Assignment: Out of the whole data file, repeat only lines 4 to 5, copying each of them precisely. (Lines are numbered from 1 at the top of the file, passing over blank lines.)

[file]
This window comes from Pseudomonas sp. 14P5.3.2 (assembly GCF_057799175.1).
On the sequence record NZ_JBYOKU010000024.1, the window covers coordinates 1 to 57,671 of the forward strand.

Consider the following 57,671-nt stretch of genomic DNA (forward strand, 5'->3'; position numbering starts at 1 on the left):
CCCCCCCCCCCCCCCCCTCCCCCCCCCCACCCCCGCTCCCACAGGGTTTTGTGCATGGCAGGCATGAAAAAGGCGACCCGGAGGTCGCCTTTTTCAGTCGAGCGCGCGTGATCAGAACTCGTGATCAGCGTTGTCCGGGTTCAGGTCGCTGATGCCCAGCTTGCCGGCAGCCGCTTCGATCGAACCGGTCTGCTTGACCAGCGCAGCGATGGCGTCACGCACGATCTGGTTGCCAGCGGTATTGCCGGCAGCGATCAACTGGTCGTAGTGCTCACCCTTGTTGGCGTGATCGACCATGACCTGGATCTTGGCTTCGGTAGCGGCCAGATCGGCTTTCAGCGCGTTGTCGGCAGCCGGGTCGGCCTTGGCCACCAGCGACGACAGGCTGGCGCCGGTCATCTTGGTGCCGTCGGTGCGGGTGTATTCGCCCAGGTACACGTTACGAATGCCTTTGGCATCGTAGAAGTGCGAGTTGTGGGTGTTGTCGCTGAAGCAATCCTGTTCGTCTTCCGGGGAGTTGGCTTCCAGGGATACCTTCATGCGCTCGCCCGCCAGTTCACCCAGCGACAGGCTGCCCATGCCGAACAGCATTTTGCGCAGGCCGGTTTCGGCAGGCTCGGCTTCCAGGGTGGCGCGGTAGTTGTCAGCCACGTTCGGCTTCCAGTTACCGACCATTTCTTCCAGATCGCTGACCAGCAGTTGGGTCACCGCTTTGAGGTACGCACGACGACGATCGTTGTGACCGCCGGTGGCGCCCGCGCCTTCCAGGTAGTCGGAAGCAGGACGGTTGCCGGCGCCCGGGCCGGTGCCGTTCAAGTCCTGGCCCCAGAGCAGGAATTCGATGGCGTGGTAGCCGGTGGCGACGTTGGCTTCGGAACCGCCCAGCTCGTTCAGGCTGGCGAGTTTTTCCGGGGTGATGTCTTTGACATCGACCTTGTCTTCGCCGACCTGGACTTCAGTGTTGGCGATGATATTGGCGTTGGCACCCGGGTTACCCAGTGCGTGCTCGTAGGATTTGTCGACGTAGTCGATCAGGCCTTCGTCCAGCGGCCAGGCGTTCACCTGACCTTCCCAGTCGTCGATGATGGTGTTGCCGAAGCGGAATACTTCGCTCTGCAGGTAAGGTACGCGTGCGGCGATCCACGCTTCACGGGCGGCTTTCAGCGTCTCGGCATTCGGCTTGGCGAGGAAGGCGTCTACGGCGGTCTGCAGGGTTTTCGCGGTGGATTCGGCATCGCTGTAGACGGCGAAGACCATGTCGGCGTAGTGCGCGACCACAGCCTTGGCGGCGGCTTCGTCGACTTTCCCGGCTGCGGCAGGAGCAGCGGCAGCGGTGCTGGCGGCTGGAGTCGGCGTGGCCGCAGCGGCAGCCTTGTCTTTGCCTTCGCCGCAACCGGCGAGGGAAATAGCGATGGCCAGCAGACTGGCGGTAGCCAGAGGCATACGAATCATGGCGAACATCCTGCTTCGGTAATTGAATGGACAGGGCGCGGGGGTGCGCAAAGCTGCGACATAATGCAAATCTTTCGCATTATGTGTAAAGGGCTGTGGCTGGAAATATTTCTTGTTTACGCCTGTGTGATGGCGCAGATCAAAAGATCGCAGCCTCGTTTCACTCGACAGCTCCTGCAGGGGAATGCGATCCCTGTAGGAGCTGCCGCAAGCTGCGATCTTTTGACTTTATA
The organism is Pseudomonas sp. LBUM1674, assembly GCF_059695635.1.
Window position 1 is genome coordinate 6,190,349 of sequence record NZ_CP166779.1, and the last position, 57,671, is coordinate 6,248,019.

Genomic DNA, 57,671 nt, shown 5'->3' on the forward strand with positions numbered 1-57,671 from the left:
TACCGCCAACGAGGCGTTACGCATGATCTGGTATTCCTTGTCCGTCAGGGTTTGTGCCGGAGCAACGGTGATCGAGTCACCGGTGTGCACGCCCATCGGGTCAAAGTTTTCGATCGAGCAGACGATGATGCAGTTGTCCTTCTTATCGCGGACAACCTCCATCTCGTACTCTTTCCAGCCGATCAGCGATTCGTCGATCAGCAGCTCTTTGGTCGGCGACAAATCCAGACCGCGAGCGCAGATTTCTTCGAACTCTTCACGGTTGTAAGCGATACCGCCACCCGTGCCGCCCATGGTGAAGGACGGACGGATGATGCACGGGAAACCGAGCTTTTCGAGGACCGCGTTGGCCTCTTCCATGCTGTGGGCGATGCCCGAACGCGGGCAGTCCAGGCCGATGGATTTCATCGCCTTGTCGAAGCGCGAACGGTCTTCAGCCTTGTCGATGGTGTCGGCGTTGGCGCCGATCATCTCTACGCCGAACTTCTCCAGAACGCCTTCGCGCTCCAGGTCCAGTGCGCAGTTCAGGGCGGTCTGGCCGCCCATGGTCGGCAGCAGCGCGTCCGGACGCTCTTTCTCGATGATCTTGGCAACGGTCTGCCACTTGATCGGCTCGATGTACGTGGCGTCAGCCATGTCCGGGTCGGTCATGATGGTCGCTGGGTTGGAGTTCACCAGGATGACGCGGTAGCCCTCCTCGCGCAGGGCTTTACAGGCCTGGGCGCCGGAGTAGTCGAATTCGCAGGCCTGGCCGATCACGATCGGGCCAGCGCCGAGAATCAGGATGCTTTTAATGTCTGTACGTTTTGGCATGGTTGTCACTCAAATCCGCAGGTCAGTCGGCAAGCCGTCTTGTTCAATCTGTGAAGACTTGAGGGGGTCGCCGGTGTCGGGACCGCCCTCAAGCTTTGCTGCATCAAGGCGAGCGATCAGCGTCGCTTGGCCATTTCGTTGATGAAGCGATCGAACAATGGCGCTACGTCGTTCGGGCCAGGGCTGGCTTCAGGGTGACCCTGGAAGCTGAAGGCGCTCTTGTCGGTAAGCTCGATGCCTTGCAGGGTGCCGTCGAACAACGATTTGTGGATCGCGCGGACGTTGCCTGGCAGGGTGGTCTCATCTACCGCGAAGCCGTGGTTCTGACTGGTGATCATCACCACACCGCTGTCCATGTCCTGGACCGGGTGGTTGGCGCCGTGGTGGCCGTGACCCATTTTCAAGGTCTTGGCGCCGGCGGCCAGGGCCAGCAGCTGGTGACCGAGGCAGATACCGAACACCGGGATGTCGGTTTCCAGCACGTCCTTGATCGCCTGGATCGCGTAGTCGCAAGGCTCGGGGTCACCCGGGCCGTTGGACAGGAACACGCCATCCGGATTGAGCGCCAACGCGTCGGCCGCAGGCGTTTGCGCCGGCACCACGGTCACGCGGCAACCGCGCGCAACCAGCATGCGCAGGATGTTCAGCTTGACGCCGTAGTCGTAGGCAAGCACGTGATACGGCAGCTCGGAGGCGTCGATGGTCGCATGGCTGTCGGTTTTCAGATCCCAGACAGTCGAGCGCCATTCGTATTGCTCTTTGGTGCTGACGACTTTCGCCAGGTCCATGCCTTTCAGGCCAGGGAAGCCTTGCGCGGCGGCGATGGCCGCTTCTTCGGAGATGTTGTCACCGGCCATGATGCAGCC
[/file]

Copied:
CCCCCCCCCCCCCCCCCTCCCCCCCCCCACCCCCGCTCCCACAGGGTTTTGTGCATGGCAGGCATGAAAAAGGCGACCCGGAGGTCGCCTTTTTCAGTCGAGCGCGCGTGATCAGAACTCGTGATCAGCGTTGTCCGGGTTCAGGTCGCTGATGCCCAGCTTGCCGGCAGCCGCTTCGATCGAACCGGTCTGCTTGACCAGCGCAGCGATGGCGTCACGCACGATCTGGTTGCCAGCGGTATTGCCGGCAGCGATCAACTGGTCGTAGTGCTCACCCTTGTTGGCGTGATCGACCATGACCTGGATCTTGGCTTCGGTAGCGGCCAGATCGGCTTTCAGCGCGTTGTCGGCAGCCGGGTCGGCCTTGGCCACCAGCGACGACAGGCTGGCGCCGGTCATCTTGGTGCCGTCGGTGCGGGTGTATTCGCCCAGGTACACGTTACGAATGCCTTTGGCATCGTAGAAGTGCGAGTTGTGGGTGTTGTCGCTGAAGCAATCCTGTTCGTCTTCCGGGGAGTTGGCTTCCAGGGATACCTTCATGCGCTCGCCCGCCAGTTCACCCAGCGACAGGCTGCCCATGCCGAACAGCATTTTGCGCAGGCCGGTTTCGGCAGGCTCGGCTTCCAGGGTGGCGCGGTAGTTGTCAGCCACGTTCGGCTTCCAGTTACCGACCATTTCTTCCAGATCGCTGACCAGCAGTTGGGTCACCGCTTTGAGGTACGCACGACGACGATCGTTGTGACCGCCGGTGGCGCCCGCGCCTTCCAGGTAGTCGGAAGCAGGACGGTTGCCGGCGCCCGGGCCGGTGCCGTTCAAGTCCTGGCCCCAGAGCAGGAATTCGATGGCGTGGTAGCCGGTGGCGACGTTGGCTTCGGAACCGCCCAGCTCGTTCAGGCTGGCGAGTTTTTCCGGGGTGATGTCTTTGACATCGACCTTGTCTTCGCCGACCTGGACTTCAGTGTTGGCGATGATATTGGCGTTGGCACCCGGGTTACCCAGTGCGTGCTCGTAGGATTTGTCGACGTAGTCGATCAGGCCTTCGTCCAGCGGCCAGGCGTTCACCTGACCTTCCCAGTCGTCGATGATGGTGTTGCCGAAGCGGAATACTTCGCTCTGCAGGTAAGGTACGCGTGCGGCGATCCACGCTTCACGGGCGGCTTTCAGCGTCTCGGCATTCGGCTTGGCGAGGAAGGCGTCTACGGCGGTCTGCAGGGTTTTCGCGGTGGATTCGGCATCGCTGTAGACGGCGAAGACCATGTCGGCGTAGTGCGCGACCACAGCCTTGGCGGCGGCTTCGTCGACTTTCCCGGCTGCGGCAGGAGCAGCGGCAGCGGTGCTGGCGGCTGGAGTCGGCGTGGCCGCAGCGGCAGCCTTGTCTTTGCCTTCGCCGCAACCGGCGAGGGAAATAGCGATGGCCAGCAGACTGGCGGTAGCCAGAGGCATACGAATCATGGCGAACATCCTGCTTCGGTAATTGAATGGACAGGGCGCGGGGGTGCGCAAAGCTGCGACATAATGCAAATCTTTCGCATTATGTGTAAAGGGCTGTGGCTGGAAATATTTCTTGTTTACGCCTGTGTGATGGCGCAGATCAAAAGATCGCAGCCTCGTTTCACTCGACAGCTCCTGCAGGGGAATGCGATCCCTGTAGGAGCTGCCGCAAGCTGCGATCTTTTGACTTTATA
The organism is Pseudomonas sp. LBUM1674, assembly GCF_059695635.1.